I don’t particularly like street photography. No. Let me re-phrase that. Based on my very limited exposure to street photography, mainly gleamed from a few photo magazines and some of the flickr groups dedicated to the genre, I have not been able to “get” it. Most of what I have seen appears banal, trivial and – dare I say it – boring. I take it for granted that this says a lot more about me and my lacking education than it does about street photography, but even with that said, I feel a bit like one of the spectators at the showing of the Emperror’s new clothes.
So as I was passing through London on my way home from York today, I made a point about depositing my suitcase at the left luggage and get down to Somerset House to see their exhibition Cartier-Bresson: A Question of Colour. As well as 10 black and white photos never before exhibited in the UK by Cartier-Bresson, the exhibition features 75 colour photos by “international contemporary photographers”.
I had planned on “taking notes” by photographing pictures and texts I wanted to remember, like I did with success when I went to the world press photo 2012 exhibition a few months ago. But I wasn’t allowed to do that at Sommerset House, and my only notepad was the reverse of a sandwich receipt from Kings Cross station. To make matters worse, the catalogue for the exhibition had sold out. So this is written based almost only on memory, and helped by a couple of websites where some of the images are reproduced (Positive View Foundation, Art Wednesday and the Royal Academy of Arts).
Firstly, having seen some of the great photos by “the master” himself, I now “get” the idea of the decisive moment. Although the famous picture of a man jumping over a puddle wasn’t in the exhibition, there were several others where it was clear that the picture was taken at the exact moment where everything came together – a second earlier or a second later might not have worked at all. Jeff Mermelstein’s picture of a lady with a tenner in her mouth in New York and Alex Webb’s wonderful picture of a boy spinning a blue ball in front of a blue-and-white official building are good examples of this. In fact, most of Alex Webb’s pictures in the exhibition made me nod my head and think “this is what the decisive moment is all about”.
Other of the photos spoke to me as reportage pictures, showing what life somewhere in the world is like, rather than “decisive moment” type images. For instance, I loved Carolyn Darke’s picture from New Kashgar in China, where the colours just work so wonderfully.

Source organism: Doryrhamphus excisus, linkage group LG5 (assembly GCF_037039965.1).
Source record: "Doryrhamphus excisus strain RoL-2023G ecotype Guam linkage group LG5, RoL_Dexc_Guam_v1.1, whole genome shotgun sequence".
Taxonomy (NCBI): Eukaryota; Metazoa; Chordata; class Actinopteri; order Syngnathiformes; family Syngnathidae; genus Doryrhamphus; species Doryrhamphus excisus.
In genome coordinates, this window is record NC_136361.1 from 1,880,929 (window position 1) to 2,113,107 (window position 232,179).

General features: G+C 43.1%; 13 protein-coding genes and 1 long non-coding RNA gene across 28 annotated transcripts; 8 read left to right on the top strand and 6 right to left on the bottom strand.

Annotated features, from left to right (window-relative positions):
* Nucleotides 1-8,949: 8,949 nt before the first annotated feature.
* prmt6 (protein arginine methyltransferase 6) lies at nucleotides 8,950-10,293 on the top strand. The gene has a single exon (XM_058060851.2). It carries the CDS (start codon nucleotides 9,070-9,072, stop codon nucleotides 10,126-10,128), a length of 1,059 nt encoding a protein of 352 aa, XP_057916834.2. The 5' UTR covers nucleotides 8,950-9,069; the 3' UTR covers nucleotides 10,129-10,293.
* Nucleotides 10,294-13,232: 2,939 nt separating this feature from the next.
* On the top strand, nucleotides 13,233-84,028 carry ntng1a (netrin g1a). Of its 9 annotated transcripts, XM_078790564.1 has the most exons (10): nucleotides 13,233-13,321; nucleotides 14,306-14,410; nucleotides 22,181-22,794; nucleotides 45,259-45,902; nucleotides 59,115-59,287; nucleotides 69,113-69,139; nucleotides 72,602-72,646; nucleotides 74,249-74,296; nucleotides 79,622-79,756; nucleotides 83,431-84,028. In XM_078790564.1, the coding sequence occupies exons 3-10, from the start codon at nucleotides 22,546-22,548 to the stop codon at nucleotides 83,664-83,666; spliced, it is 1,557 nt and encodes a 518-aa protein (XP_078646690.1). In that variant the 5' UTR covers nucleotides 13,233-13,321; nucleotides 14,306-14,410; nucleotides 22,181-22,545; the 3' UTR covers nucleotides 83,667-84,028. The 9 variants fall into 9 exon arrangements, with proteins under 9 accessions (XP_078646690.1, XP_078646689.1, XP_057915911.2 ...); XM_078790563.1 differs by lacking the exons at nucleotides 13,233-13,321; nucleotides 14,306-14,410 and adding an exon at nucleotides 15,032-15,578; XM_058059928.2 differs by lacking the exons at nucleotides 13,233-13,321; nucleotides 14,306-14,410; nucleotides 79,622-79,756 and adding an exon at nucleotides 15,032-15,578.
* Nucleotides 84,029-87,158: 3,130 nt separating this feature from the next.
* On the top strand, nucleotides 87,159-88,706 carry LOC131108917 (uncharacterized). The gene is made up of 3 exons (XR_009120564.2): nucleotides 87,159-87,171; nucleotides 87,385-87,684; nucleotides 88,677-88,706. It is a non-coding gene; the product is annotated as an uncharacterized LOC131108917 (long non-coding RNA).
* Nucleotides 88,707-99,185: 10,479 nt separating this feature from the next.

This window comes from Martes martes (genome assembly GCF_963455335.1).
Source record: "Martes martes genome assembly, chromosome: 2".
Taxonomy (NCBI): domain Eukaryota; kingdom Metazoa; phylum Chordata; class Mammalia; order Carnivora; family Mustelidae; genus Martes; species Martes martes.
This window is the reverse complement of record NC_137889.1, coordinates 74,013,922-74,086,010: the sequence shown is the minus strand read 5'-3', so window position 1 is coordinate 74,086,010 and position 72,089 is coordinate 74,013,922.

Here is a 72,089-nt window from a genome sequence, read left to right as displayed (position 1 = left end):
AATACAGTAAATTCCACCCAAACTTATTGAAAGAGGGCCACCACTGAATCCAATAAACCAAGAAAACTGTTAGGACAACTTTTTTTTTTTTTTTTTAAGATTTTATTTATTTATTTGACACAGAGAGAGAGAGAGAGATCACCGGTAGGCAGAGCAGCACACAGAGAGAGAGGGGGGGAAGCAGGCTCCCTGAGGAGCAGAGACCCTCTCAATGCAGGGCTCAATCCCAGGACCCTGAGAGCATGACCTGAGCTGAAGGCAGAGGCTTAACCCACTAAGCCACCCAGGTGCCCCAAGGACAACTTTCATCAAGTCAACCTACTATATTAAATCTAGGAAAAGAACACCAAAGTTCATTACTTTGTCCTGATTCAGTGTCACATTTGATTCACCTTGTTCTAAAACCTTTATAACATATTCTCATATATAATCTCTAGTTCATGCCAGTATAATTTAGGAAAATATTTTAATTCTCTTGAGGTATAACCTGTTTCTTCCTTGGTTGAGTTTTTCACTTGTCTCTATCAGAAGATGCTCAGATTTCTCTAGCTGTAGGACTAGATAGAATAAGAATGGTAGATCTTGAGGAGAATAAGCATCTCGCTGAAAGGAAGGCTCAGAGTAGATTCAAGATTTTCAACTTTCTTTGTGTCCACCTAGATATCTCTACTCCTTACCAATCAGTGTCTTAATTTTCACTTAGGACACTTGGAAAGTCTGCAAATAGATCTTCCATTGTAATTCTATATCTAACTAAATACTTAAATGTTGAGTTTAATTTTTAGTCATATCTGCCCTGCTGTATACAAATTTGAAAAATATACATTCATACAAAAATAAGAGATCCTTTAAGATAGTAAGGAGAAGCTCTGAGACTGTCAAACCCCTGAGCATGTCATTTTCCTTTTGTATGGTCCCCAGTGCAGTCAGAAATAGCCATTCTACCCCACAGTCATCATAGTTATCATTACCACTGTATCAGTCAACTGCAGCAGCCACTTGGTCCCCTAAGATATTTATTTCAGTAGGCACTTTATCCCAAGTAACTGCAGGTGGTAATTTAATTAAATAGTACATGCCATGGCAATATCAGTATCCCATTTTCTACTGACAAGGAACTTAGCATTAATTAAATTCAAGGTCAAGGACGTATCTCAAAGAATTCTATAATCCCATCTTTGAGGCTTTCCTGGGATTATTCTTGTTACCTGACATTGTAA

As much as I liked both these types of pictures, there were still plenty of photos that I just didn’t “get”. They didn’t appear to show anything special about the place or the situation, nor did they capture any unique situation or scene. To my untrained eye, they appeared banal, and I must admit I filed them away in the same mental folder as many of the meh pictures from Flickr. With the risk of causing offense (apologies in advance, I’m sure it’s due to my lack of comprehension), Harry-Gruyaert’s photo of the Commemoration of the Battle of Waterloo in Flanders, Belgium in 1988 falls into this category.
Although they didn’t stand out as “decisive moment” or “reportage”, the pictures that I spent most time looking at were Karl Baden’s series of photos called In And Out of The Car, 2009-2012 (several photos at Howard Yezerski Gallery). The compositions with several layers of content and unusual jutaxpositions of elements reminded me of the surreal paintings of Salvador Dali. And I’ve always been a big Dali-fan.
It took maybe an hour to view the exhibition, and I am glad that I took the time to do so. I discovered several photographers whose street photography I really liked, and came away with a better understanding of what makes the genre work. There is still a lot to learn for me in order to fully appreciate those of the pictures I didn’t “get”, but at least a door has been opened.
As I left the exhibition, I thought I’d try my hand at “street” with a picture for the blog. And what’s more appropriate than a decisive-moment shot of tourists photographing each other with the ubiquitous iPhone in front of Somerset House? In black and white, of course, as a homage to the old master.